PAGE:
The blank canvas of the white made me consider appliqué, and I thought about appliquéing circles of various sizes on those white spaces.

In the end, I decided to keep it simple and go back to basics.  I incorporated some solids into the design to balance out the movement of all the printed batiks.

On one side: two large log cabin blocks, built around fussy cut flowers, with opposing warm and cool colors, and alternating batik and solids.

Along another side: framed squares, also built as a log cabin block, with the small log cabins alternating warm and cool colors.  This side is still a touch short so I will have to add a couple more strips (probably solids) before I put it all together.

 

Social media icons: little thing, big deal

I am so excited!!  My site now has social media icons (those little symbols under the navigation bar that link to Facebook, twitter, flickr, etc.).

They are customized to my blog’s them colors (see how the first one is the same blue as the owl and there is a color gradient to the last one, which is the same purple as the accents?!)!  They actually link out to those social media sites!  And I did it myself!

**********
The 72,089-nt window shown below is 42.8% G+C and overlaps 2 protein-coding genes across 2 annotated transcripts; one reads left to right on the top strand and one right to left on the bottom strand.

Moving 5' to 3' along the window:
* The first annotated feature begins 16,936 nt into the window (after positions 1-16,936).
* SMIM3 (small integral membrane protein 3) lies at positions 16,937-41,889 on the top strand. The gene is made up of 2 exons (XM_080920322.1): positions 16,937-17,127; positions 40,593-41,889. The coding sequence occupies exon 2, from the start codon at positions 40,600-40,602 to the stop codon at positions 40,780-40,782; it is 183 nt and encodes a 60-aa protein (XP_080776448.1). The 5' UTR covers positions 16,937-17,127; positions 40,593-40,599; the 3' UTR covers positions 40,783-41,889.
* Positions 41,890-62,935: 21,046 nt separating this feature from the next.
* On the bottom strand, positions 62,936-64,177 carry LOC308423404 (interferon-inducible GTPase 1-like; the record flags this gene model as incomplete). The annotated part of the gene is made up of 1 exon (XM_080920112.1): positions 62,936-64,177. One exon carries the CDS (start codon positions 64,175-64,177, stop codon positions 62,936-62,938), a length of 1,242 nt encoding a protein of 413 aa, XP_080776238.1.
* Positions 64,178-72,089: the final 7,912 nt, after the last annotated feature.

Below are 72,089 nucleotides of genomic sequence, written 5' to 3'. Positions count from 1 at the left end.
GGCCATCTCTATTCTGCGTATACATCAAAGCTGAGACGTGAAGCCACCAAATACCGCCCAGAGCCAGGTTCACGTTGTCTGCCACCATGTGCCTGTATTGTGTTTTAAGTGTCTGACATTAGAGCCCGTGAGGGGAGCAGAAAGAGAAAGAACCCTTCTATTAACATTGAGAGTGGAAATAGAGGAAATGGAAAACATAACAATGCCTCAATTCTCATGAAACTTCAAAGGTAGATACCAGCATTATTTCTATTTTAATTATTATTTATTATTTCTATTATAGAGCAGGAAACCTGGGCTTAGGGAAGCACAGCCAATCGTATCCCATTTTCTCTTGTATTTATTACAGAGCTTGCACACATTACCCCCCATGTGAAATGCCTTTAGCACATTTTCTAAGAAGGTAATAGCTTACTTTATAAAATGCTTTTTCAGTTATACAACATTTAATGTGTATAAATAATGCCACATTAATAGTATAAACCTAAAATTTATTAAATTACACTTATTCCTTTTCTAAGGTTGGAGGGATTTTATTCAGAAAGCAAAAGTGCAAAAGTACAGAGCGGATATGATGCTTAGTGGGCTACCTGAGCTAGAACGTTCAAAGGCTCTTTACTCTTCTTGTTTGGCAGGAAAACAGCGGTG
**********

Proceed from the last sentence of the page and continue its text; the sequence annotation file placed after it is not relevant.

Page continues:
Perhaps this does not seem like a big deal.  They are, after all, just one small row of five very small icons.  However, I am an infant when it comes to technical computer-y stuff, a helpless newborn, I tell you.  So the fact that I managed to figure out not only how to get those there, but that they actually work, is HUGE.

I modified the icons in Photoshop, adding the rounded corners and changing the background color, and saved them as a .png file.  As far as actually getting them on my site and getting them to work, I owe a HUGE thanks to the author of this post, who made it seem really quite simple and without whom I wouldn’t have had clue what to do.  I also read a great tip in a WordPress forum regarding the white space between images.  To make those little images sit next to each other so that they all fit on a single line, I set the horizontal space to a negative five (-5).

And one more fun, technical tidbit: if you click on the “Contact” tab in the navigation bar, you will go to a page with an invitation to email me and my email address.  Clicking on that image will open the email client on your computer so you can just type in your email and hit send!